People living in California should already know how to prepare for an earthquake. But the risk of a sudden cracking and shifting of rock beneath the Earth's surface is more widespread than you may think – as last year’s quake in the Washington, D.C. area showed. There are 45 states and territories throughout the United States that are at moderate to high risk for earthquakes. The area near Memphis, Tennessee and the New Madrid Fault experienced a series of powerful earthquakes in the early 1800s and is considered at high risk for future quakes.

 

A map of earthquake risk can be found on the Federal Emergency Management Agency’s web site.

 

While the earth may rumble without warning, there are steps you can take to prepare for an earthquake to protect yourself and your family.

 

How to prepare for an earthquake

  • Pack an emergency preparedness kit that will meet the needs of you and your family for three days. The kit, of course, will be handy in the wake of any natural or man-made disaster. An emergency preparedness kit needs to include food and water for each member of your family for three days, a battery-powered or hand-crank radio, flashlight, spare batteries, first aid kit, can opener, toilet paper, garbage bags and plastic ties for personal sanitation. A complete list of recommended items for an emergency kit can be found at Ready.gov, FEMA’s emergency preparedness Web site.
  • If you live in an area at very high risk for earthquake — southern California, for example — you should pack a smaller emergency preparedness kit for your car.
  • Identify possible hazards in your home. For example, fasten shelves and large pieces of furniture such as a cupboard securely to walls. Make sure your hot water heater is braced and strapped (See this PDF document for more details on bracing and strapping your water heater).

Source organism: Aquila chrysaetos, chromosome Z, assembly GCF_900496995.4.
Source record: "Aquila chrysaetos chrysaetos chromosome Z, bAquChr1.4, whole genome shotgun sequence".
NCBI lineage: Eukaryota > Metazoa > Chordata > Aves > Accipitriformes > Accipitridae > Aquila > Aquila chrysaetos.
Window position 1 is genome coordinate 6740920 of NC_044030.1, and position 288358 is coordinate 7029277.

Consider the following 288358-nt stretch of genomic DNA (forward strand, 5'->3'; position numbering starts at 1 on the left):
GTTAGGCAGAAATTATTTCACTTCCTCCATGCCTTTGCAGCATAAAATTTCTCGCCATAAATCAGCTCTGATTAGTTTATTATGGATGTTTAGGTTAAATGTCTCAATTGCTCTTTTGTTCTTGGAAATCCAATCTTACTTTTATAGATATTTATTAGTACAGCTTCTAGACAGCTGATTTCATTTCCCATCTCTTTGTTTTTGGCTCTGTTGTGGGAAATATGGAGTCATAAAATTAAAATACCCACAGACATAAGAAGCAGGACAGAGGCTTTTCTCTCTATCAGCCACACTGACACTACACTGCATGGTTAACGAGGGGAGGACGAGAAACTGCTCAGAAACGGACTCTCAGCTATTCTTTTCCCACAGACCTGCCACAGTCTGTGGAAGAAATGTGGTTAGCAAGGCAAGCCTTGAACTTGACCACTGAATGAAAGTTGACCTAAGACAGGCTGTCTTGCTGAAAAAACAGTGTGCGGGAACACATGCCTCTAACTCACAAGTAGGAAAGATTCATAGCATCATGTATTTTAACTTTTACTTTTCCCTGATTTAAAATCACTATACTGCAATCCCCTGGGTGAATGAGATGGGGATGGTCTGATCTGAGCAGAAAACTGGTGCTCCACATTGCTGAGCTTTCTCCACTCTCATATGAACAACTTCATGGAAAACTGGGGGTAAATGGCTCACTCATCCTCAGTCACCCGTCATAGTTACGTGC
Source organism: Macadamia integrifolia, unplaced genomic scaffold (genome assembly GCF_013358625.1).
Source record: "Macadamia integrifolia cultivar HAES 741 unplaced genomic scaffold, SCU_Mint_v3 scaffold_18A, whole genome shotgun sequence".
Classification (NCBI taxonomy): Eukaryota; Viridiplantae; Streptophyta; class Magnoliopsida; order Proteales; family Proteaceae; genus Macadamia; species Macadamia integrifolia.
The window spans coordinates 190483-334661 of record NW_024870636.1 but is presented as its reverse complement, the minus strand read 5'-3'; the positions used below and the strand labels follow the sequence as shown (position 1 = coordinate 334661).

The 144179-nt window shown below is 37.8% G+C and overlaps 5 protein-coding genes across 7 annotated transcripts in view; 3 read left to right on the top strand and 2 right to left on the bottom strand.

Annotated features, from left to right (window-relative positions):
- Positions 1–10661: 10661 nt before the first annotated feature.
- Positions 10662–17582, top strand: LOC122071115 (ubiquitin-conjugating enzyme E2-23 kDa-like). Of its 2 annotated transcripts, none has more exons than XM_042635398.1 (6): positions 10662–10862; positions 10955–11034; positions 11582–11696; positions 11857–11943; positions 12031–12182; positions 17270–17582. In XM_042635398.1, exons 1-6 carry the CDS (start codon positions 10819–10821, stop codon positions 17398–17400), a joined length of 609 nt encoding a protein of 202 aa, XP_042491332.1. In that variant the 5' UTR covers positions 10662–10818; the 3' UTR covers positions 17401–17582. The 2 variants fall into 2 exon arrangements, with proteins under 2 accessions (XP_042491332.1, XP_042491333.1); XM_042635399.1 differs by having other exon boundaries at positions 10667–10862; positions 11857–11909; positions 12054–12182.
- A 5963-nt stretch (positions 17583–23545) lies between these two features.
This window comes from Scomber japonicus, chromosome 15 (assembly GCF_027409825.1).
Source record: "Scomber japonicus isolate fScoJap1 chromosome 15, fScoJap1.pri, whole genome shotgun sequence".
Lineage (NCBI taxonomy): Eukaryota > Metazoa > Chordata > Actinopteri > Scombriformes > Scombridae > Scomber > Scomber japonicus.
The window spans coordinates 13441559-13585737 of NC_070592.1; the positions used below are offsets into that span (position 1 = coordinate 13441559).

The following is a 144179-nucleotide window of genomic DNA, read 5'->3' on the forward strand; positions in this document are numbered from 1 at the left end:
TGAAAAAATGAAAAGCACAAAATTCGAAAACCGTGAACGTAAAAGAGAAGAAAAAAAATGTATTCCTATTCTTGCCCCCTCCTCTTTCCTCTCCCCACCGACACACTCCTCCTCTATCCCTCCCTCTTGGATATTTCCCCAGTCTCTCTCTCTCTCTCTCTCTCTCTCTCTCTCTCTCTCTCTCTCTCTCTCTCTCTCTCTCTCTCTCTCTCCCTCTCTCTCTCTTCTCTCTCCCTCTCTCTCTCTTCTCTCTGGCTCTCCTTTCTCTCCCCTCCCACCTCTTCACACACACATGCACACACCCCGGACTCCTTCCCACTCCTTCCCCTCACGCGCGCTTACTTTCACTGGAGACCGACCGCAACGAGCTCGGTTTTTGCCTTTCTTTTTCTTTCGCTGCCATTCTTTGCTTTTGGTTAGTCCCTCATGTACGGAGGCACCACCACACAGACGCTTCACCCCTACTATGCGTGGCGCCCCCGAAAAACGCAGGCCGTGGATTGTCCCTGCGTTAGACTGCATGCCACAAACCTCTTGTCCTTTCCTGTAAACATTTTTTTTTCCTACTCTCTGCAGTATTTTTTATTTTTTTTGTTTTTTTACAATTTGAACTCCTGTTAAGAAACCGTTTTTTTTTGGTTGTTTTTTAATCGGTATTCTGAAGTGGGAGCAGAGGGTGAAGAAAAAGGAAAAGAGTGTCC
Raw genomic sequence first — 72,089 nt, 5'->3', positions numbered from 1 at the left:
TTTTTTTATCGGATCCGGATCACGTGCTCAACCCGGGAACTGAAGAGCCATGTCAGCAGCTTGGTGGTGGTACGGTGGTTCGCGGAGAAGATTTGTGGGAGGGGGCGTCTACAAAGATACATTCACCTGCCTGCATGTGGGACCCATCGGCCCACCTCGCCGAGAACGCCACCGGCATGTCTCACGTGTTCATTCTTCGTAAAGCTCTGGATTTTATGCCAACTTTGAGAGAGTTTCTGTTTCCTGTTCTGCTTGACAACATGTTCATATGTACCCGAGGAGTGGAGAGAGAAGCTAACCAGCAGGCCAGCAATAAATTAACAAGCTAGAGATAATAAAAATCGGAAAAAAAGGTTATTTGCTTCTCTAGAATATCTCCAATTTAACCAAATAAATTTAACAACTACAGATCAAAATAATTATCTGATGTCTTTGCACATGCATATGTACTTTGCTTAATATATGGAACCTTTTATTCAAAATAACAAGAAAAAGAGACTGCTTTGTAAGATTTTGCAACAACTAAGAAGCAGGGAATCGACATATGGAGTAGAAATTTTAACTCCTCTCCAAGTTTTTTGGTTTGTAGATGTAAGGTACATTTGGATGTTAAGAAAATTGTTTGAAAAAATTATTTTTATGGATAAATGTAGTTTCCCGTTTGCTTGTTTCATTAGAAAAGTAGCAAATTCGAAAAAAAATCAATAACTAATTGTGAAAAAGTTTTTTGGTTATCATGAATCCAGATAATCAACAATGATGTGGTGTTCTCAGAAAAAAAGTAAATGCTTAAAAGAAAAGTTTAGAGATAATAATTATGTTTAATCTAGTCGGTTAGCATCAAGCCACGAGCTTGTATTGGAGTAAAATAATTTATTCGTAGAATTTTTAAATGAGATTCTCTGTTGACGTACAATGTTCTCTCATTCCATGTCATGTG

• Store heavy objects on lower shelves.
  • Store breakable items such as the family china in low, closed cabinets you can latch.
  • Store weed killers, pesticides, and flammable products securely in closed cabinets you can latch. If that’s not an option, store the material on bottom shelves.
  • Learn how to turn off the natural gas, water and electricity to your home. Practice it.
  • Consider installing flexible pipe fittings that are less likely to break to avoid gas or water leaks.
  • Locate safe spots in each room under a sturdy table or against an inside wall.
  • Hold earthquake drills with your family members: Drop, cover and hold on. Have everyone drop to the ground; take cover under a sturdy table or other piece of furniture; and hold on until the shaking stops.
  • Download free publications on earthquake survival preparedness on FEMA’s website.
  • Bookmark these disaster information sites on your mobile phone:http://m.fema.gov/; http://m.cdc.gov/; http://redcross.org/mobile.
 

Have other tips for how to prepare for an earthquake? Leave us a note in the comments below.

 

See also:

Earthquake safety tips

Earthquake preparedness plan